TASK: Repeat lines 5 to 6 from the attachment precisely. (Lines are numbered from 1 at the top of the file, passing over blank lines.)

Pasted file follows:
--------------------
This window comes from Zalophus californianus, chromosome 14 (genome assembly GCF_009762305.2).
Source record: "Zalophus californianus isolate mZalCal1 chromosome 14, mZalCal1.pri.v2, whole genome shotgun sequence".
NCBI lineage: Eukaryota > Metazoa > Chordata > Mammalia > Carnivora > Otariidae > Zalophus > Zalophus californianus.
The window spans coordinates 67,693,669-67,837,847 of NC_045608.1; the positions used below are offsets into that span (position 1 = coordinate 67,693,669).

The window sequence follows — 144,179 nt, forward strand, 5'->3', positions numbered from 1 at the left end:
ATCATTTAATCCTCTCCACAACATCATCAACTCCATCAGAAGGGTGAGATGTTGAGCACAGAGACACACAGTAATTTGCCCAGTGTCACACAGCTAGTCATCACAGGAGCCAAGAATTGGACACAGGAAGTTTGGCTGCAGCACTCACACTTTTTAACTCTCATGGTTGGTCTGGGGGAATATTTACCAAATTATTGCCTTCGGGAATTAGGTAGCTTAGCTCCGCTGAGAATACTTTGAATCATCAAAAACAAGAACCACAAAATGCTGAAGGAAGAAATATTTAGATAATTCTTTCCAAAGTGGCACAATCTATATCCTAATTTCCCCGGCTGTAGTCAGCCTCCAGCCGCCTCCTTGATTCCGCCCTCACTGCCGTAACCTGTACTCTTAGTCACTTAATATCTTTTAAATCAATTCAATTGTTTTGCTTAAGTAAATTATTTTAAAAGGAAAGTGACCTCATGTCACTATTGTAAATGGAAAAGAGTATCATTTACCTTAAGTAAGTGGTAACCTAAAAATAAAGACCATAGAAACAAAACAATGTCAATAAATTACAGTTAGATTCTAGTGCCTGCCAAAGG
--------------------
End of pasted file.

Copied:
The window sequence follows — 144,179 nt, forward strand, 5'->3', positions numbered from 1 at the left end:
ATCATTTAATCCTCTCCACAACATCATCAACTCCATCAGAAGGGTGAGATGTTGAGCACAGAGACACACAGTAATTTGCCCAGTGTCACACAGCTAGTCATCACAGGAGCCAAGAATTGGACACAGGAAGTTTGGCTGCAGCACTCACACTTTTTAACTCTCATGGTTGGTCTGGGGGAATATTTACCAAATTATTGCCTTCGGGAATTAGGTAGCTTAGCTCCGCTGAGAATACTTTGAATCATCAAAAACAAGAACCACAAAATGCTGAAGGAAGAAATATTTAGATAATTCTTTCCAAAGTGGCACAATCTATATCCTAATTTCCCCGGCTGTAGTCAGCCTCCAGCCGCCTCCTTGATTCCGCCCTCACTGCCGTAACCTGTACTCTTAGTCACTTAATATCTTTTAAATCAATTCAATTGTTTTGCTTAAGTAAATTATTTTAAAAGGAAAGTGACCTCATGTCACTATTGTAAATGGAAAAGAGTATCATTTACCTTAAGTAAGTGGTAACCTAAAAATAAAGACCATAGAAACAAAACAATGTCAATAAATTACAGTTAGATTCTAGTGCCTGCCAAAGG